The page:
Presentation on theme: "On the periodic table: The horizontal rows are called ____________ The vertical columns are called ___________ Identify elements by their properties and."— Presentation transcript:
On the periodic table: The horizontal rows are called ____________ The vertical columns are called ___________ Identify elements by their properties and placement on the periodic table.
Links: What Holds a Molecule Together? Ionic Bonding: Interactive Tutorial
- Ionic Bonds Ionic Bonds You and a friend walk past a market that sells apples for 40 cents each and pears for 50 cents each. You have 45 cents and want an apple. Your friend also has 45 cents but wants a pear.
Atoms like to have a filled outer shell of electrons. Sometimes, by transferring electrons from one atom to another, electron shells are filled. The atom that gives away an electron will take a positive charge, and the receiving atom will have a negative charge. The charged atoms or ions will be attracted to each other, and form bonds.
- Ionic Bonds Ions and Ionic Bonds Ionic bonds form as a result of the attraction between positive and negative ions.
Ionic compounds and ionic bonding When metals react with non-metals, electrons are transferred from the metal atoms to the non-metal atoms, forming ions. The resulting compound is called an ionic compound.electronsionsionic compound Consider reactions between metals and non-metals, for example sodium + chlorine sodium chloride magnesium + oxygen magnesium oxide calcium + chlorine calcium chloride In each of these reactions, the metal atoms give electrons to the non-metal atoms, so that the metal atoms become positive ions and the non-metal atoms become negative ions. There is a strong electrostatic force of attraction between these oppositely-charged ions, called an ionic bond. The animation shows ionic bonds being formed in sodium chloride, magnesium oxide and calcium chloride. electrostatic
- Ionic Bonds Properties of Ionic Compounds In general, ionic compounds are hard, brittle crystals that have high melting points. When dissolved in water or melted, they conduct electricity.
Some atoms like to share electrons to complete their outer shell. Like this oxygen atom. It needs 2 electrons to follow the 2/8/8 rule. In this case to make water, you would need 2 hydrogen atoms. By sharing electrons the hydrogen atom is also able to complete it’s electron shell. Hydrogen bonds are primarily covalent bonds and a regular covalent bond is very strong. Oxygen
- Covalent Bonds How Covalent Bonds Form The force that holds atoms together in a covalent bond is the attraction of each atom’s nucleus for the shared pair of electrons.
- Covalent Bonds How Covalent Bonds Form The oxygen atom in water and the nitrogen atom in ammonia are each surrounded by eight electrons as a result of sharing electrons with hydrogen atoms.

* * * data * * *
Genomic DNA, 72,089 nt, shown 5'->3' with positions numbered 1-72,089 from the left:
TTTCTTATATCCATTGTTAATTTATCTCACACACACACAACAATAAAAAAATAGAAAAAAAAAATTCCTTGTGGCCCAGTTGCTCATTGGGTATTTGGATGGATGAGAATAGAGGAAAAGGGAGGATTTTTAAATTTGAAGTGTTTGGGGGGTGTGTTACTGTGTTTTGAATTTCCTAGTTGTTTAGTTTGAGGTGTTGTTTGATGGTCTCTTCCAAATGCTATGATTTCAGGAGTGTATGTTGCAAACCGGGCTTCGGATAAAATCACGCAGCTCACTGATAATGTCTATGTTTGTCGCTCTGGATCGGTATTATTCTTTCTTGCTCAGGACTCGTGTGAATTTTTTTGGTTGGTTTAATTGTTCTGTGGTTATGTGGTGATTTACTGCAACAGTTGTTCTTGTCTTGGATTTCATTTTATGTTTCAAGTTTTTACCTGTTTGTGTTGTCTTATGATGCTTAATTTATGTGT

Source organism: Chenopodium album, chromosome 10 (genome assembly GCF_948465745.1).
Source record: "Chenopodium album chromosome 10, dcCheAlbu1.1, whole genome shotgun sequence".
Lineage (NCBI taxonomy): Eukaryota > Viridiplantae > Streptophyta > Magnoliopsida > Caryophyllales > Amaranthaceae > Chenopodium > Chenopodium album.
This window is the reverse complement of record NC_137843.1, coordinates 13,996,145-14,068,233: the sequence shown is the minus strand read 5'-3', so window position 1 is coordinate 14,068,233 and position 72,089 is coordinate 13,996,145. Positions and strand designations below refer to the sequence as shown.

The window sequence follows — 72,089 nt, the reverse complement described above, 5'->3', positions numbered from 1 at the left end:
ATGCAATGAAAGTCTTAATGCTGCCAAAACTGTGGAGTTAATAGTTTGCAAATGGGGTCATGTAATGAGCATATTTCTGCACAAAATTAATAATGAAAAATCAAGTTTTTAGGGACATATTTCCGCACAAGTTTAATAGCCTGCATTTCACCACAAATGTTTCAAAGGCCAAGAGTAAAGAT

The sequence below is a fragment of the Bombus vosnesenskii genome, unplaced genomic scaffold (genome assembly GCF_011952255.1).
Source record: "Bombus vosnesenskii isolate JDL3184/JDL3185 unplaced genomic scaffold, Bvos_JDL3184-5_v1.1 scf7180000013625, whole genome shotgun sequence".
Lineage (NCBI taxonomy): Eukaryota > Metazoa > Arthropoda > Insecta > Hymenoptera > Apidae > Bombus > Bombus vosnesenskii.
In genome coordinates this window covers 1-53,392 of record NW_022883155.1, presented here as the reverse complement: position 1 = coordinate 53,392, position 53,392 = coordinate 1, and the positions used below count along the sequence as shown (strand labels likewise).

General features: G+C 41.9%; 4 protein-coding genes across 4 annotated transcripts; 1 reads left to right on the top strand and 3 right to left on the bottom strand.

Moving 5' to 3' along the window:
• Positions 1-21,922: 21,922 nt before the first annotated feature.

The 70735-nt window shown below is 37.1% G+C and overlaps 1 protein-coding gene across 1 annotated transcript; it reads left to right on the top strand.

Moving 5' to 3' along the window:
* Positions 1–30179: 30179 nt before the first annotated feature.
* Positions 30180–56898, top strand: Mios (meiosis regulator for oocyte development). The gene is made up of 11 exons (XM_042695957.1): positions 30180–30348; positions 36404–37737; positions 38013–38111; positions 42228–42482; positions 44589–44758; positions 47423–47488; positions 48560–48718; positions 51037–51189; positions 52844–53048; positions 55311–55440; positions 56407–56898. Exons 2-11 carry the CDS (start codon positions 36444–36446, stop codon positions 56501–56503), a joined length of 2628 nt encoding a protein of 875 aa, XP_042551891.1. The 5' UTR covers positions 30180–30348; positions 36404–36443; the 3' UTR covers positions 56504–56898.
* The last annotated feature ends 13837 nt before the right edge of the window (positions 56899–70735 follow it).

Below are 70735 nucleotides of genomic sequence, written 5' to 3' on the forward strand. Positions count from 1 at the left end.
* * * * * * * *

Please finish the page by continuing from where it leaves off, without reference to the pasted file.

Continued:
- Covalent Bonds How Covalent Bonds Form An oxygen molecule contains one double bond, while a carbon dioxide molecule has two double bonds. A nitrogen molecule contains one triple bond.
Covalent compounds - simple molecules Covalent bondsCovalent bonds form between non-metal atoms. Each bond consists of a shared pair of electrons, and is very strong. Covalently-bonded substances fall into two main types:electrons 1.simple molecules, andmolecules 2.giant covalent structures. Simple molecules These contain only a few atoms held together by strong covalent bonds. An example is carbon dioxide (CO 2 ), whose molecules contain one atom of carbon bonded with two atoms of oxygen.atom A molecule of carbon dioxide Hydrogen chloride, ammonia, methane, chlorine, and water are also examples of simple molecules with covalent bonds. All these substances have very strong bonds between the atoms, but much weaker forces holding the molecules together. When one of these substances melts or boils, it is these weak 'intermolecular forces' that break, not the strong covalent bonds. This means that simple molecular substances are gases, liquids or solids with low melting points and low boiling points.
On the Inside BY YOURSELF complete BOTH sides of the “On the Inside” worksheet. You do NOT have to draw the Oxygen Atom GO ON
Website Click the link below & then click LAUNCH http://www.pbslearningmedia.org/resource/ls ps07.sci.phys.matter.theatom/the-atom/ Now try this more challenging website & click on ATOM BUILDER ACTIVITY http://www.pbs.org/wgbh/aso/tryit/atom/# **Hint: Use “The Atom Builder Guide” links at bottom of page for help
Interactive Periodic Table Game CLICK ON PICTURE:
___Ductile ___Malleable Able to be pulled into a long wire c d Able to be hammered or rolled into a shape ___Brittleg Easily broken and is not able to be molded or shaped ___ Conductor of electricity k Allows electricity to flow freely
___ Conductor of heat ___Dull Allows heat to flow freely l n Not shiny ___Softm Not hard ___Shiny i Lusterous
___ high boiling point ___ High melting point Boils at a high temp. so is usually a liquid at room temperature h j Melts at high temp. so is usually a solid at room temperature ___ Semiconductor f Will carry electricity only under certain conditions ___Opaque a Not clear or transparent
___Density ___Reactive b e Will quickly & easily combine with other elements D=M÷V, determines is it will sink or float